I hope this is in the right place for this post - if not, Moderators please move.
Hullo everyone, my name’s Andy (“AES”), I’m an expat Brit living in Switzerland. A couple of months ago I passed the “big seven-oh” milestone and as I’d just decided to finally retire from being a free-lance aircraft engineer, my better half bought me an Excalibur Ex 21 to celebrate. (NICE lady!)
Over the last few years I’ve been slowly but surely setting up a small shop in the cellar at home and with that new scroll saw I’m now just about fully equipped apart from a table saw for which I have no space (though I’m thinking of converting a small Makita hand-held circular saw to cover that lack).
I much enjoyed woodwork back in dim & distant school days but I’m not much of a woodworker really (going up a VERY steep learning curve!), but having a technical background plus the benefit of a decent engineering apprenticeship does help – even though none of the aeroplanes I’ve ever worked on were made of wood!
I play about with both metal and wood and joined a UK-based Forum which is primarily for woodworkers a couple of years ago. I’ve learnt a huge amount from that Forum and as I’m interested in toy making I followed a tip from a member there which led me to this group. I’ve spent some time looking at past posts before making this first post and I’m sure I’ll learn a lot here.
I don’t really see myself setting up to do “production runs” of particular toys, but I do take a point from one of the previous posts that building 2 (or even 3) of a particular toy can actually speed things up as compared to making just a 1 off. We’ll see how I go with that, and I’ve already down loaded the free Mercedes tipper truck plan and bought the Mega Wrecker plan, both very attractive looking toys in my view.
And neither do I see myself as wanting to spend time and effort in selling toys at craft fairs and such, though if I can turn out a few decent toys and word gets around it may be that I’ll get asked to make a few toys to sell. That would certainly help to supplement the workshop budget.
Right now I’m finishing off a large pedal car (much larger than the plans here) which is based on the post-WW II MG TC Midget (Brit 2-seater sports car). It really is a very attractive little car, especially with those swooping front mudguards (“fenders” in US-speak I think?) but at my (low) level of expertise, things like that distinctive radiator grille (and those darned mudguards – ply cross-laminated ply on an MDF former no less!) it’s taking me much longer to finish than I had anticipated. But I AM getting there and if there’s any interest I’ll post some pix when it’s finished (which MUST be before Christmas anyway – this year that is!).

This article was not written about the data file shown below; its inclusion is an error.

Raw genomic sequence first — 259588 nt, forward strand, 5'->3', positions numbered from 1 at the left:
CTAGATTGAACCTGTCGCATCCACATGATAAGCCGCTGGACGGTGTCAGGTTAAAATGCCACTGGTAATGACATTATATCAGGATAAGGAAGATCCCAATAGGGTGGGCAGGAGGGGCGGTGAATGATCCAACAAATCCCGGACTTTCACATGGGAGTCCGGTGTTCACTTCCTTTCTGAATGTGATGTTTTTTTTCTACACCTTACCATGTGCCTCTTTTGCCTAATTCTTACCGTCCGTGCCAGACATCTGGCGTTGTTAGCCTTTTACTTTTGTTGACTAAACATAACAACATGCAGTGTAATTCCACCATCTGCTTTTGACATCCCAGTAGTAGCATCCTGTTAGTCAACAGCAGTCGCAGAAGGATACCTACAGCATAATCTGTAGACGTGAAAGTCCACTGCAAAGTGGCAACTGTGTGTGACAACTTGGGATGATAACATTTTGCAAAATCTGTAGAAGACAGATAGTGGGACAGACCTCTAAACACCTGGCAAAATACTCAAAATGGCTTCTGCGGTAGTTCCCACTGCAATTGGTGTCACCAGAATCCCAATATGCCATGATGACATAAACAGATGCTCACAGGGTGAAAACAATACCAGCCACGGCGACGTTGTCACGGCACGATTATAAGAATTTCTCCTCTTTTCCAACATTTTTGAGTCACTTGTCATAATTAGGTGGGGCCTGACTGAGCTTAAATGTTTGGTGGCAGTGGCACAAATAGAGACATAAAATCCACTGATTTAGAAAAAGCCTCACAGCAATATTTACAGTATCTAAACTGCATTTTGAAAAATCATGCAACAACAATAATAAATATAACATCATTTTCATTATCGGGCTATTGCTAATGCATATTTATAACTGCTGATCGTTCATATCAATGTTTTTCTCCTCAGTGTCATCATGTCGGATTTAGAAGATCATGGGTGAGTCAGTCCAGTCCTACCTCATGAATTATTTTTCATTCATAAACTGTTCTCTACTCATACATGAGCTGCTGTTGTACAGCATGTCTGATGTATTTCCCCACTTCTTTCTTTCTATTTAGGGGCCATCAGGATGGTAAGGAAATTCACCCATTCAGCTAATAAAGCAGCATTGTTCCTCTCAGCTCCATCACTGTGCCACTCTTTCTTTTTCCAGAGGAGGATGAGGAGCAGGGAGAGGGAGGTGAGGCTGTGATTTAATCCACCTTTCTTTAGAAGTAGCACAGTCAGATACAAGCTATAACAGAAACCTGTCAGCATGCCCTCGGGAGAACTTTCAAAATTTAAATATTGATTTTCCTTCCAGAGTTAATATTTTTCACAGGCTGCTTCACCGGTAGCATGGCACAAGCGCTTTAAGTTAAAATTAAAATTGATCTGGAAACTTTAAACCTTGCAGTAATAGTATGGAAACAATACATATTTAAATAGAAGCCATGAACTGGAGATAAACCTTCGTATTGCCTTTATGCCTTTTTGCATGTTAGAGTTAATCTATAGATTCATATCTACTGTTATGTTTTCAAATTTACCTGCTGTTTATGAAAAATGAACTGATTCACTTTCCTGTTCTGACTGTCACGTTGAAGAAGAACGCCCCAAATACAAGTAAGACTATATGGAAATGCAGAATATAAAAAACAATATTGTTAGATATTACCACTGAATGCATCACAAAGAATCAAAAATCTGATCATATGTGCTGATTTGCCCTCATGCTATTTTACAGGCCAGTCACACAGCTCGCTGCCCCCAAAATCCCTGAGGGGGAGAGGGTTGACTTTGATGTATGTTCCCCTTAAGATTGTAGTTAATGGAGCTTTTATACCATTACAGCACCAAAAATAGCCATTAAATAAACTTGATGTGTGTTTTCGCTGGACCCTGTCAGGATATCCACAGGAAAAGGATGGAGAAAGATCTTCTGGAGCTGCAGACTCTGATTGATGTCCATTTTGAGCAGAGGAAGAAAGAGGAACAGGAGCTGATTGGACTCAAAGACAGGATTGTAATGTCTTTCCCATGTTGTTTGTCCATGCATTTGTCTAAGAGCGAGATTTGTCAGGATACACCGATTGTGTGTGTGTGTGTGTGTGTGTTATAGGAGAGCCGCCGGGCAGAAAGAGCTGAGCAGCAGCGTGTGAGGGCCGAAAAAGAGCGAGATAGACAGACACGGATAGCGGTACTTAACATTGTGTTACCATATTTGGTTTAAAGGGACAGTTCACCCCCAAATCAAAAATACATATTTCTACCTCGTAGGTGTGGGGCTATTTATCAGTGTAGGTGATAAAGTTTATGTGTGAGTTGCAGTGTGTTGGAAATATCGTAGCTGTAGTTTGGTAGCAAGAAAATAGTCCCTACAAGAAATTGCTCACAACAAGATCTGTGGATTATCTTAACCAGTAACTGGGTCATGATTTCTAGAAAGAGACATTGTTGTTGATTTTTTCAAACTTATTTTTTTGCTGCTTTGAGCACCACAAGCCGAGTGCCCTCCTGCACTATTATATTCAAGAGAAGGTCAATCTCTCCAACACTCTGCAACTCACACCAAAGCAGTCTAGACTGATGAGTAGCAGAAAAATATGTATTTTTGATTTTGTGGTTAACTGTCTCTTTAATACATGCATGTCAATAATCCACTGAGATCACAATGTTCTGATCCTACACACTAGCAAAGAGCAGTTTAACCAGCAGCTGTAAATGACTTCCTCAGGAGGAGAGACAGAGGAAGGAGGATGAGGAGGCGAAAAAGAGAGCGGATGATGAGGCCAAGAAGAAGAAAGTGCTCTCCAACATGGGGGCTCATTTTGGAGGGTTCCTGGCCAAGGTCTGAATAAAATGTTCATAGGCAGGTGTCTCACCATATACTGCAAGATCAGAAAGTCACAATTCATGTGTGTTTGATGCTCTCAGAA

As already said, I’m by no means an expert but to finish off this lengthy post and in response to some previous posts here, if anyone is still awake out there I’d like to pass on a couple of tips:
Handling both Imperial and Metric dimensions:
As you can imagine, as a Brit who first learnt the Imperial system for engineering use, but now living in a firmly Metric country (and with a Metric wife to boot!) I do have more than my share of problems. Add to which, when buying ply, MDF, and ready-planed timber I often find a mixture of both Imperial and Metric sizes – sometimes even on the same piece of wood!
My solution is two-fold – companies like Stanley make excellent steel spring-retracting tape measures with both Imperial and Metric sizes on the same side – their “yellow series”. They’re tough, accurate, not expensive and come in various lengths up to 5 Metres (16 feet).
Also not hugely expensive (I paid the equivalent of about 20 bucks, mail order from UK), there is a digital vernier calliper which at the press of a button will read Imperial dimensions (EITHER as decimals OR as fractions) plus Metric. I would suggest that no one be put off but such a “high-end, engineering” tool. I find that very often it’s only a matter of setting the calliper to a particular piece of stock (the tool has a locking screw) and then transferring that dimension to the next piece to be cut, or to a fence, etc. That's fast and accurate and there's no need at all to worry about the actual reading. But on those occasions when working from a plan it’s very easy to transfer Imperial (fractions or decimals) to Metric, or vice-versa. And again it’s accurate (to 3 places of decimals actually – not that this degree of accuracy is needed), but it is very useful for checking stuff like actual board thicknesses, dowel diameters, etc.
I imagine that with a bit of a web search one can find this tool in the US, but if anyone wishes I can provide the URL of the very reliable UK Company I bought mine from – usual disclaimers.
Finally I have a pocket calculator which not only does the usual functions but which is also pre-programmed with all the Metric/Imperial/Metric constants for converting all the usual (and some not so useful) stuff such as lengths, areas, liquids, volumes, etc, etc. Again less than 20 bucks and I would imagine easily available in the USA. Mine is a Sharp brand though I guess other manufacturers have suitable models too.
I hope the above is of some help and that this “epistle” has not led to everyone nodding off in boredom.